Improving the healthcare services in low income countries by tackling the treatment of the population, rather than the individual, offers a highly effective, low-cost path out of the cycle of poverty and disease.
So says Tope Lawani, Co-Founder and Managing Partner of Helios Investment Partners, a private equity firm operating in Africa with offices in Kenya, Nigeria and the UK.
Mr Lawani, who also serves on the Board of Directors of the END Fund – an organization that seeks to control and eliminate neglected tropical diseases (NTDs) – believes that having a systematic focus on Africa’s high infectious disease burden can help free the continent’s people from poverty.
He says this kind of initiative can help them fully pursue their own prosperity.
Mr Lawani speaks of Nigeria’s floating slum city of Makoko, which is separated from the high-rises of mainland Lagos by a 12-kilometre overpass.
“Typical of the many marginal spaces on the peripheries of large cities, the streets of Makoko are disproportionately crammed with the surplus populations that result from uneven development,” explains Lawani.
He describes such areas as “collateral communities borne of poor health” with too many people either “crippled by disease or disheartened by joblessness.”
According to the Helios Investment Partners chief, good health boosts a community’s ability to develop human capital, pursue economic activities, and attract investments.
He believes that equally, lowering the cost of doing business allows investors the freedom to put their money to work in communities where capital can offer a bridge to improved livelihoods.
“A labour force prone to sickness turns into higher health care costs to employers, eating away at potential returns, and ultimately deterring investment,” Lawani elaborates.
Over 1.5 billion people in the world’s poorest countries need treatment for NTDs, with Africa accounting for over 40% of the global NTD burden.
This high burden of disease and costs to quality of life have resulted in a two-decade gap in life expectancy between the richest and poorest countries, as well as sharp losses in productivity and school attendance among young children.
A study by Erasmus University in the Netherlands shows that meeting the World Health Organisation’s (WHO’s) 2020 goals for the five most common NTDs in Africa would save the continent $52 billion by 2030 and avert 100 million years lost to ill-health, disability, or early death.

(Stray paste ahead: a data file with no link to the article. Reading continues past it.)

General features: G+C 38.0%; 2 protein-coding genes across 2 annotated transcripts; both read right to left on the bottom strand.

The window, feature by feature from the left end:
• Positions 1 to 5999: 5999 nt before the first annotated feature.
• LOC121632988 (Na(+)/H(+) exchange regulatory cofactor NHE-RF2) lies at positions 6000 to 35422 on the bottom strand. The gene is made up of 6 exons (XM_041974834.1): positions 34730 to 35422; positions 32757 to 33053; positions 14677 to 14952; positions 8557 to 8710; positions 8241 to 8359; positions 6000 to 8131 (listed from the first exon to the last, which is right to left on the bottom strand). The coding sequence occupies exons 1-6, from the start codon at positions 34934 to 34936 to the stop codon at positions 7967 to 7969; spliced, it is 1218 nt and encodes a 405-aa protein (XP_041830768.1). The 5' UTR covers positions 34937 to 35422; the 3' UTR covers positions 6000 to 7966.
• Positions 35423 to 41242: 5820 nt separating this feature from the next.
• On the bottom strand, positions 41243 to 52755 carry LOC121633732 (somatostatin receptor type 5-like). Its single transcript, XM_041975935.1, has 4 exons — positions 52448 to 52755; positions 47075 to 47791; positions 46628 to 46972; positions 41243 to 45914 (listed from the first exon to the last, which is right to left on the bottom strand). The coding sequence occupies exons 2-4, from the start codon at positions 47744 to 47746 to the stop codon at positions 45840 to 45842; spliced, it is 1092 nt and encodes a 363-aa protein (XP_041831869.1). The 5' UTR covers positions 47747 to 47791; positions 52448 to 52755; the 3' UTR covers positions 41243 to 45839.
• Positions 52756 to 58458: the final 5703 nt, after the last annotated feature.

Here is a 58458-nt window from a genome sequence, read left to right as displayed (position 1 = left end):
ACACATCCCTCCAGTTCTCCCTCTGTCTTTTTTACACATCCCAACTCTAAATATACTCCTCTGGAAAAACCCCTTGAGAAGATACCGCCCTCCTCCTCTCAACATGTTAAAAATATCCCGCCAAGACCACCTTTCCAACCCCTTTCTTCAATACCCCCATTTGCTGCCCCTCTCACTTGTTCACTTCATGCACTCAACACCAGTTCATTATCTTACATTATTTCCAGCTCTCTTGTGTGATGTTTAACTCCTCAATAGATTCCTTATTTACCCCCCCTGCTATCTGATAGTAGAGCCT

An approach that prioritises primary health, targeting NTDs through the mass distribution of medicines, especially to rural areas, at a cost reduced by the generosity of pharmaceutical companies that donate the needed medicines, presents a real opportunity to build that bridge out of poverty and disease to a better life, states Lawani.
This approach also involves collaboration between governments, health organizations and philanthropic partners with a common understanding of the link between poverty and disease.
For instance, in Rwanda an NTD control program driven by the health ministry, with initial investment from the Legatum Foundation, saw the prevalence levels of intestinal worms, a major cause of infectious disease, decrease by over a third from 65.8% in 2008 down to 45.2% in 2014.
The Rwandan program was rooted in the principle of good epidemiology and a willingness to partner with private donors. It began with a year-long, country-wide NTD screening by the health ministry to gain a systematic understanding of the disease profile.
This was followed by a mass roll out of drug distribution, paired with the upgrading of health equipment, information systems as well as training of health workers and outlay of education programs aimed at households and customised to meet their specific disease challenges.
Between 2010 and 2015, Rwanda has successfully reduced total health expenditure as a percentage of GDP by about 2%. Nigeria, in comparison, has seen health expenditure remain at the same levels over the same period, meaning national budgets and those of households could not be freed for spending on schools, roads, and housing.
Organisations like the END Fund are working to strengthen local health systems, deepen knowledge about NTDs, and integrate with local efforts to scale up community health worker programs. They leverage private philanthropic capital, with the knowledge that every dollar invested in NTD control produces between $27 and $42 worth of economic benefit.
“For business leaders and corporations, investing in ending NTDs is probably the highest and most measurable return you can make on the charitable or corporate social responsibility dollar. Not only high, but quite visible and measurable,” says Lawani.